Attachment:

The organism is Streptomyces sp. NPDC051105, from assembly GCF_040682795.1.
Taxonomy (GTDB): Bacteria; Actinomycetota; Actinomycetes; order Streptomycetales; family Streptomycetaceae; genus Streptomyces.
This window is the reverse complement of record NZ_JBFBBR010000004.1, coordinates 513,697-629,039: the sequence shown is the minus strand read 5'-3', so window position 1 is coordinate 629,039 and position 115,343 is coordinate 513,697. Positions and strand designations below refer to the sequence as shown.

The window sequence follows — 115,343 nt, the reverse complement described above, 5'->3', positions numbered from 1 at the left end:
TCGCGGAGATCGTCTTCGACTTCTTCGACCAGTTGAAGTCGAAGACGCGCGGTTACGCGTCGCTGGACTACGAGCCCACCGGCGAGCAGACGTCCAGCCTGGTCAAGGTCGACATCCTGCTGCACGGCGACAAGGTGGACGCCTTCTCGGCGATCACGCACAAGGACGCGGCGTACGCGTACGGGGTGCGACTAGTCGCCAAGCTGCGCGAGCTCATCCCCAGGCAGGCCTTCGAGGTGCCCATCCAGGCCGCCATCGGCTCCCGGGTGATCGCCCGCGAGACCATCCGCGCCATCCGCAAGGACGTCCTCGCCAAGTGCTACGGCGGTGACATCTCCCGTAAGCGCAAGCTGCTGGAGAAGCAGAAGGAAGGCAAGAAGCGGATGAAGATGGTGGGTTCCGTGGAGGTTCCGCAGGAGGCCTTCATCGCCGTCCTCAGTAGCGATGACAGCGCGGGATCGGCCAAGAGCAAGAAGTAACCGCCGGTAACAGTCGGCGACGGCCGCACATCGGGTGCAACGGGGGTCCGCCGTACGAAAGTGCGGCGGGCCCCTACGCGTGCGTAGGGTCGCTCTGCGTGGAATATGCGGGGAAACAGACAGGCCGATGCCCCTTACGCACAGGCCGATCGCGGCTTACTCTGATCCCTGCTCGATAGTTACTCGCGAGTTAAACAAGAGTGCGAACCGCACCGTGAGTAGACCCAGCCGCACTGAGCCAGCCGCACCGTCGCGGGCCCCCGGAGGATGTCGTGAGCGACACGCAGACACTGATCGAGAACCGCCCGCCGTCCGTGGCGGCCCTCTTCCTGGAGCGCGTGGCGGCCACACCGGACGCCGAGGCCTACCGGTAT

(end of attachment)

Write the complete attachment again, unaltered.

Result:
The organism is Streptomyces sp. NPDC051105, from assembly GCF_040682795.1.
Taxonomy (GTDB): Bacteria; Actinomycetota; Actinomycetes; order Streptomycetales; family Streptomycetaceae; genus Streptomyces.
This window is the reverse complement of record NZ_JBFBBR010000004.1, coordinates 513,697-629,039: the sequence shown is the minus strand read 5'-3', so window position 1 is coordinate 629,039 and position 115,343 is coordinate 513,697. Positions and strand designations below refer to the sequence as shown.

The window sequence follows — 115,343 nt, the reverse complement described above, 5'->3', positions numbered from 1 at the left end:
TCGCGGAGATCGTCTTCGACTTCTTCGACCAGTTGAAGTCGAAGACGCGCGGTTACGCGTCGCTGGACTACGAGCCCACCGGCGAGCAGACGTCCAGCCTGGTCAAGGTCGACATCCTGCTGCACGGCGACAAGGTGGACGCCTTCTCGGCGATCACGCACAAGGACGCGGCGTACGCGTACGGGGTGCGACTAGTCGCCAAGCTGCGCGAGCTCATCCCCAGGCAGGCCTTCGAGGTGCCCATCCAGGCCGCCATCGGCTCCCGGGTGATCGCCCGCGAGACCATCCGCGCCATCCGCAAGGACGTCCTCGCCAAGTGCTACGGCGGTGACATCTCCCGTAAGCGCAAGCTGCTGGAGAAGCAGAAGGAAGGCAAGAAGCGGATGAAGATGGTGGGTTCCGTGGAGGTTCCGCAGGAGGCCTTCATCGCCGTCCTCAGTAGCGATGACAGCGCGGGATCGGCCAAGAGCAAGAAGTAACCGCCGGTAACAGTCGGCGACGGCCGCACATCGGGTGCAACGGGGGTCCGCCGTACGAAAGTGCGGCGGGCCCCTACGCGTGCGTAGGGTCGCTCTGCGTGGAATATGCGGGGAAACAGACAGGCCGATGCCCCTTACGCACAGGCCGATCGCGGCTTACTCTGATCCCTGCTCGATAGTTACTCGCGAGTTAAACAAGAGTGCGAACCGCACCGTGAGTAGACCCAGCCGCACTGAGCCAGCCGCACCGTCGCGGGCCCCCGGAGGATGTCGTGAGCGACACGCAGACACTGATCGAGAACCGCCCGCCGTCCGTGGCGGCCCTCTTCCTGGAGCGCGTGGCGGCCACACCGGACGCCGAGGCCTACCGGTAT